No more hearing her sing.

No more hugging her.

No more nana for my children.

 No more Mum.

 Feeling the void around me at the knowledge

 And knowing she was the one

  I always turned to.

  No more.

 4. Describe a happy memory of yours and try to recall something lost from it, or perhaps missed until now. Like when you rewatch a movie and see something for the first time.

Seeing the pride in my dad’s face and hearing it in his voice as he gave the father’s speech at my wedding. He wasn’t big on compliments as a rule and it was lovely to hear him speak so positively about his family. Making jokes about auctioning off my sisters for ‘two camels and a collie dog’ added to his lightheartedness at the time. He made a point of dancing with all his girls and my mum that night. He had more energy than we had all seen in a long time.

Six months later, he was dead.

I think he knew. I wish we had.

 5. What is more important reading the knowledge left by others or leaving our own opinions behind?

I don’t think I can separate the two. Reading and life experience have helped form my opinions and who I am and I hope that some of those have helped form my own children and those I teach. If I thought that nothing I did made any difference I would give up the ghost. Part of my job is to try to inspire a love of the written word. Some children genuinely don’t like reading and may never garner the knowledge found there. If I can pass it on, I hope it will help children learn to form their own opinions. I don’t think my opinions are more valid than anyone else’s but they’re usually informed and they matter to me. So, nope, I can’t separate the two.

 6. What motivates you? What truly inspires you to physically push forward and work harder? Is it a movie, book, person, or quote?

Any and all of the above. This morning you, OM, pushed me. I like a challenge. Or maybe I just like homework!

 7. When was the last time you said “that is just my opinion? ” Was it necessary to label a thought as simply your own? Do you still feel that way now?


See above. I don’t say ‘just my opinion’. It is mine so it matters to me. There’s no ‘just’ about it. I   may say, after heated disagreements, ‘Well, that’s what I think. We’ll just have to agree to differ.’ Then you can get on with life.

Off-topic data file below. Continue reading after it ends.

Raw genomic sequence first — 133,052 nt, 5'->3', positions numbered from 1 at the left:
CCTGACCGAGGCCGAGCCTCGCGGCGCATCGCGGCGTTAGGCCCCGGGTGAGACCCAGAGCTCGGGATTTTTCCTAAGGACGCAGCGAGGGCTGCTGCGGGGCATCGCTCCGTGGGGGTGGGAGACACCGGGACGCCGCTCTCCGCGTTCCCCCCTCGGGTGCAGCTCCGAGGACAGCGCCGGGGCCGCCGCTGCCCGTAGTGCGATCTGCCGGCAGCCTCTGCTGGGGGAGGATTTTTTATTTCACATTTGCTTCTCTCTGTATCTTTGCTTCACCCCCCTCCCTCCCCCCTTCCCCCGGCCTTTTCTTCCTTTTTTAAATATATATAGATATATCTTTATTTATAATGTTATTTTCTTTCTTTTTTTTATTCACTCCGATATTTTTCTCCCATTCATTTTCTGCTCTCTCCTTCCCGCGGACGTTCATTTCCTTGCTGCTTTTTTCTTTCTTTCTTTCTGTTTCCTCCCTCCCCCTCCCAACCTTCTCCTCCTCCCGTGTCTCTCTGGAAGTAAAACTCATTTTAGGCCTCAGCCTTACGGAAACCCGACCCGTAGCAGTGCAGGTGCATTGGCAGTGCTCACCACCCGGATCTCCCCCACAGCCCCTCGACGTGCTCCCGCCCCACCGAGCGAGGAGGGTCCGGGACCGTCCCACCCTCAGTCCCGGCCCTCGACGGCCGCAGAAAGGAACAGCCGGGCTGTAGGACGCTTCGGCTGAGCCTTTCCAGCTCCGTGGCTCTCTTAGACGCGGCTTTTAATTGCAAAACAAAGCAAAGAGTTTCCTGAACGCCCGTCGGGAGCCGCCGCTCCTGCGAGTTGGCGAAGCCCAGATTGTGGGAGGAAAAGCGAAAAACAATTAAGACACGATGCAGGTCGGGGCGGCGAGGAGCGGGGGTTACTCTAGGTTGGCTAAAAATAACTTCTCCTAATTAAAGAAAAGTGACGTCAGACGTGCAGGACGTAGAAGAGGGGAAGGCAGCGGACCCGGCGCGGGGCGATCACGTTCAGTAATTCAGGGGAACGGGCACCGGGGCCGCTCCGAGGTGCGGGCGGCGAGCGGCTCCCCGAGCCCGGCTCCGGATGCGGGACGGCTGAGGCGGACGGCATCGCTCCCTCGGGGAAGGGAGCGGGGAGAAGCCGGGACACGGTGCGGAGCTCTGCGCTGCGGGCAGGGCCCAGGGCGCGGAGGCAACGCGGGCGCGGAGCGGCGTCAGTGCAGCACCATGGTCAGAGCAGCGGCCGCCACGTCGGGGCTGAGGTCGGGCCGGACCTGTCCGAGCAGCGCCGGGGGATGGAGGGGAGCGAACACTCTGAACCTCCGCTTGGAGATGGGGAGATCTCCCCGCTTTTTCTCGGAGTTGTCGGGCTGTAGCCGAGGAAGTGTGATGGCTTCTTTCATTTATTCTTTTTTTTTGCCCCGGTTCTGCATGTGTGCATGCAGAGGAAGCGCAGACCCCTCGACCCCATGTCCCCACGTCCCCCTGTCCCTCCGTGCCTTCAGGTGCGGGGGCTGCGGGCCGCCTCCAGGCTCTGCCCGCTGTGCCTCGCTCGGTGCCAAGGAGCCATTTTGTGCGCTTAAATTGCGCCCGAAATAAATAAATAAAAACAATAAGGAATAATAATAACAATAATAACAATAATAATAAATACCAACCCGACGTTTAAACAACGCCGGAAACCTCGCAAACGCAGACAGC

8. What is the most exciting place you have visited? Do you have a photo?

I remember excitement. That was before I married and had seven children and couldn’t afford to go anywhere exciting. Fun, I do. Sometimes. But excitement? Isn’t that what books are for?


 9. If you had the choice between the last names Butts and Pecker what would you take?

How about double-barrelled for twice the fun? Pecker-Butts. Butts-Pecker. And, if I had to choose one, what would my choice say about me?!


10. If you wrote my blog what types are articles are missing or would you still like to see?

You mean there’s something you don’t write about or have an opinion on? I’m still enjoying reading through all your posts. I think you must operate on rocket fuel. As fast as I read, you publish. If I exhaust all your posts and I notice anything missing I’ll be sure to drop you a line.

And thanks for the homework. I might have ended up doing washing or cleaning this morning. Instead of which I’ve sat on my proverbial and typed merrily. Cheers.

Teenage Demands


Money on your phone every month – a camera phone.

Membership to a gym.

Dropped off and picked up at every turn.

Friends to stay.

The traffic flows

It’s all one way